Investors are always looking for stocks that will perform well in the future. When you find an investment that has good prospects of doubling, therefore, it gets your attention.

Unfortunately, Wall Street analysts don't have a perfect track record of projecting what's going to happen to the stocks they cover. Sometimes, they'll put pessimistic price targets on stocks that soar. Other times, analysts are overly optimistic about companies that don't turn out to have the potential they'd hoped.

Even after a strong year in 2020, there are still stocks that Wall Street analysts think can deliver blowout returns in the near future. Let's look more closely at three stocks that Wall Street says will double and see if we agree.

New York Stock Exchange, with flags hanging outside.

Image source: Getty Images.

1. Seabridge Gold

Seabridge Gold (SA -5.21%) has had a solid performance lately. The stock is up about 40% over the past year, although it's down slightly so far in 2021. Analysts have high expectations for the share price, setting a target of nearly $49 per share. For a stock currently fetching under $20 per share, that would be a remarkable and healthy gain.

Seabridge is an exploration-stage Canadian mining company with extensive reserves of gold, copper, and silver. The company's primary assets are located in North America, with projects in British Columbia, Yukon, and the Northwest Territories of Canada, as well as the Snowstorm project in Nevada. In particular, the KSM project in the northwestern part of British Columbia has proven and probable reserves exceeding 38 million ounces of gold and 10.2 billion pounds of copper.

Gold prices have soared recently, and that's helped bolster Seabridge's prospects. However, with no mining operations yet underway, Seabridge is still speculative, and the gold stock  has been volatile over the years.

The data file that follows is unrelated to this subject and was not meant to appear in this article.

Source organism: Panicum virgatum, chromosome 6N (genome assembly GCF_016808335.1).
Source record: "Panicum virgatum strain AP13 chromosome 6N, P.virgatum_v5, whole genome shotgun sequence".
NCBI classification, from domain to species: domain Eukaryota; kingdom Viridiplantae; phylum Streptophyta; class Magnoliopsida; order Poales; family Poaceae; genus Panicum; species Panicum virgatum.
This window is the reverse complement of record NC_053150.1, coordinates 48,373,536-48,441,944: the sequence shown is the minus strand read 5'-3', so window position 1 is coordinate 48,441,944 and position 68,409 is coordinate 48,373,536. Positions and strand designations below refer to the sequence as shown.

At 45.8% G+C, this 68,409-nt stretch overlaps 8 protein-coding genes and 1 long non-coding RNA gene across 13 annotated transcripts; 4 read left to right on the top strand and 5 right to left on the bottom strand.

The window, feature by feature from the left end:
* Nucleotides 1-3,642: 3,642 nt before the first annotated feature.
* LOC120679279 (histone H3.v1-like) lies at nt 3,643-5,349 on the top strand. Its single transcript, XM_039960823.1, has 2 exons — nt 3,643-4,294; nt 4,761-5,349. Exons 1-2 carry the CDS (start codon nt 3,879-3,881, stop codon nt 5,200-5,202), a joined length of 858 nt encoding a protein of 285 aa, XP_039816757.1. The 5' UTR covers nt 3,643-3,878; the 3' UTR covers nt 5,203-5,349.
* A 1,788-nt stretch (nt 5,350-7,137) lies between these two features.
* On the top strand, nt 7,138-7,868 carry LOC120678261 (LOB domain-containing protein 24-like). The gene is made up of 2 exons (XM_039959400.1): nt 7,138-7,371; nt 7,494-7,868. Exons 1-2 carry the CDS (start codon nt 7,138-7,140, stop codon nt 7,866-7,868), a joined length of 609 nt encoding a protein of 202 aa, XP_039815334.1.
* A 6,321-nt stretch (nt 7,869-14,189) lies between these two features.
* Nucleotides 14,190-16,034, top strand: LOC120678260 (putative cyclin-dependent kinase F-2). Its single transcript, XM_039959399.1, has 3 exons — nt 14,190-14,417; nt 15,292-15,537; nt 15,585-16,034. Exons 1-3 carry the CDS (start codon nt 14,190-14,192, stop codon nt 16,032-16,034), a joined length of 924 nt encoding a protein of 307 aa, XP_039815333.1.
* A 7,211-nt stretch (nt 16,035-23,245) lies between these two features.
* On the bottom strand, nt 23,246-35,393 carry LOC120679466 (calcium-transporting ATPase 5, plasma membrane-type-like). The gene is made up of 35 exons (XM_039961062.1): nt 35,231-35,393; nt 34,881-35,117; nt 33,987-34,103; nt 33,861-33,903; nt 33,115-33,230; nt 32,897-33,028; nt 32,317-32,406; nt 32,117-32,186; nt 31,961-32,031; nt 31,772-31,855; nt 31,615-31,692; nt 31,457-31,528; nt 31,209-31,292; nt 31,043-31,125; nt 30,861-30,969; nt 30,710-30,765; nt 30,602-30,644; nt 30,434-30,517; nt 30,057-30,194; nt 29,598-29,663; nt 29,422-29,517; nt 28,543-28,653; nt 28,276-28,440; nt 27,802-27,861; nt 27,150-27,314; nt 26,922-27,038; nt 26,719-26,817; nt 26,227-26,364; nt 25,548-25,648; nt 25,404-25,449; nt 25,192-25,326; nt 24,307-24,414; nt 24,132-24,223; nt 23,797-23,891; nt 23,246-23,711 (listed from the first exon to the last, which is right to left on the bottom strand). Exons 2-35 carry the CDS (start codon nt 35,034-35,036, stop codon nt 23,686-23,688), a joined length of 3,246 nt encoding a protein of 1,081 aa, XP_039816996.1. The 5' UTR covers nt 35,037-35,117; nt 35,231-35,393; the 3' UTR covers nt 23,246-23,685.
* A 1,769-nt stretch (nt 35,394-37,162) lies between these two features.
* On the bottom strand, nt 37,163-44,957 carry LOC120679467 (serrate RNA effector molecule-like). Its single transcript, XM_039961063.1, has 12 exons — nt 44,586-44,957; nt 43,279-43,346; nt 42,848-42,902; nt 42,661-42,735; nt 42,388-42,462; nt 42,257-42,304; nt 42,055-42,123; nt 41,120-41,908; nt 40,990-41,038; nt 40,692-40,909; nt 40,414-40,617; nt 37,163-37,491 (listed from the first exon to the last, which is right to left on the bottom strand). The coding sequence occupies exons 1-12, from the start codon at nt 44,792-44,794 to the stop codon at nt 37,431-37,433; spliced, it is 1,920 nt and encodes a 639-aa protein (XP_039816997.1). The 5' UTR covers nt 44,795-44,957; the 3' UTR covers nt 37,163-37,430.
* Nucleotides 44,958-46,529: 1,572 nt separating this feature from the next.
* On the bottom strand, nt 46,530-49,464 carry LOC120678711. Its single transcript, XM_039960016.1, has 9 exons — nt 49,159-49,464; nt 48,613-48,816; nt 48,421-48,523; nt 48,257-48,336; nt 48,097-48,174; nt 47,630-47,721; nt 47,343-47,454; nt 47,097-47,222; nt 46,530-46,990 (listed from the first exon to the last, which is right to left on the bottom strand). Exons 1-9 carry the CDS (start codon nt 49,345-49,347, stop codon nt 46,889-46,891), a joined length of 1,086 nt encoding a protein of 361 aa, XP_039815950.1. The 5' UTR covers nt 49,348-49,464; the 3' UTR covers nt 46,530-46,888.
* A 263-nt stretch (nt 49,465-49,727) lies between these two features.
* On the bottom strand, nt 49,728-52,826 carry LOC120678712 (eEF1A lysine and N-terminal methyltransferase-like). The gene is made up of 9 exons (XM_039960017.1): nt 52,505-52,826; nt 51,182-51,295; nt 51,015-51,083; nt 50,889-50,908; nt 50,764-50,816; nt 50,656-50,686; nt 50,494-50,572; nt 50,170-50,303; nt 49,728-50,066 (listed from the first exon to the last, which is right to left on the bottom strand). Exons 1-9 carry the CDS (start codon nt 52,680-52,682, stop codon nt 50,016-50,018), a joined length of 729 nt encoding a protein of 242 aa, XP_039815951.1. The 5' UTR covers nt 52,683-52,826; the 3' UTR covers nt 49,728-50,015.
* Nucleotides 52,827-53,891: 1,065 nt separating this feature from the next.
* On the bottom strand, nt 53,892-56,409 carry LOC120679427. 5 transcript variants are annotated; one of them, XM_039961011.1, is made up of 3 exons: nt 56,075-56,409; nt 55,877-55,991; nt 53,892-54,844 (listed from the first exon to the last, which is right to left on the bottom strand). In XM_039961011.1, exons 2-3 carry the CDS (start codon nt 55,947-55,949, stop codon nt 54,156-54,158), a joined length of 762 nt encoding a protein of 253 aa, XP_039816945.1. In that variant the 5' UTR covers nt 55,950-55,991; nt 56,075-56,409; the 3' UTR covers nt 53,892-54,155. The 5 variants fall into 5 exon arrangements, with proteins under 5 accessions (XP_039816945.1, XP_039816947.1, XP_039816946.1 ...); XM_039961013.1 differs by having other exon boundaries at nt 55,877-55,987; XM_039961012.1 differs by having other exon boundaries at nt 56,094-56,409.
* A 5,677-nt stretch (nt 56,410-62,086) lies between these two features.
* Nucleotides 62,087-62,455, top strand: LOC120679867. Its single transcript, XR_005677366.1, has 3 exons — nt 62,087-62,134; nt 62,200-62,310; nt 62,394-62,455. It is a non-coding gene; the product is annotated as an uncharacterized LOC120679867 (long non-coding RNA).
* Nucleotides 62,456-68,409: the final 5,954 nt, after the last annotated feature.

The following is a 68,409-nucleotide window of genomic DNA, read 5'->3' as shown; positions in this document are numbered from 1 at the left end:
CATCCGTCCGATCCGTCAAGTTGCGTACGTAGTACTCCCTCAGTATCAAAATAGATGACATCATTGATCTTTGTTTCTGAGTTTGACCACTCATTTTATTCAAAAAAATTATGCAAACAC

Seabridge expects to conduct considerable exploration work in 2021, with the goal of further establishing its resources. Success could build further interest in Seabridge as the year progresses.

2. VirnetX

VirnetX (VHC -1.04%) has done even better than Seabridge recently, as its stock has climbed more than 65% since this time last year. Yet analysts have much higher hopes for the share price, with a price target of $36 per share representing a more than fivefold increase from current levels.

VirnetX describes itself as a provider of software and technology solutions. Yet what has gotten VirnetX the most attention in recent years has been its patent litigation efforts, as it has fought against some of the giants of the tech business -- and won. That's earned the company some criticism as a "patent troll" in some corners, and it's made the stock subject to some wild swings in both directions over time.

The latest news surrounding VirnetX has to do with its recent verdict against Apple. For more than a decade, VirnetX has alleged that Apple had violated patents regarding secure network technology. A federal district court in November 2020 awarded more than $500 million to VirnetX, adding to a $440 million win earlier that year in September.

Unfortunately for VirnetX investors, the legal process is long, and Apple continues to fight. If the victory is eventually finalized, though, it could mean a big infusion of cash for VirnetX -- and a boost to the share price.

3. Reata Pharmaceuticals

Last up is Reata Pharmaceuticals (RETA), which hasn't done nearly as well as its peers on this list lately. The stock has lost more than half its value in the past year. Yet Wall Street hasn't lost confidence, putting an average price target of $247 per share compared to its current price around $109.

Reata is a clinical-stage biopharmaceutical company focused on novel therapeutics for those with life-threatening diseases. Its innovative therapies target cellular metabolism and inflammation.

Yet last August, Reata discovered that it might have to delay filing for marketing approval with the U.S. Food and Drug Administration for its omaveloxolone treatment for a rare genetic disorder called Friedreich's Ataxia. Reata had hoped that phase 2 trial results would be enough to satisfy the FDA, but the regulatory agency seemed to want more data. That's problematic for rare diseases, where finding enough participants can be difficult to impossible.

Bulls still hope that Reata will be able to work its candidate treatments through the pipeline eventually. However, delay for a clinical-stage company is painful, and it's hard for shareholders to stay patient even though Reata's treatments have promise.

Risk for reward

All three of these stocks certainly have potential for growth, but they carry big risks. Of the three, Seabridge seems to have the most certainty in its long-term prospects, with only the details left to figure out. For VirnetX and Reata, however, there's more doubt about exactly what the future will bring and what it will mean for shareholders.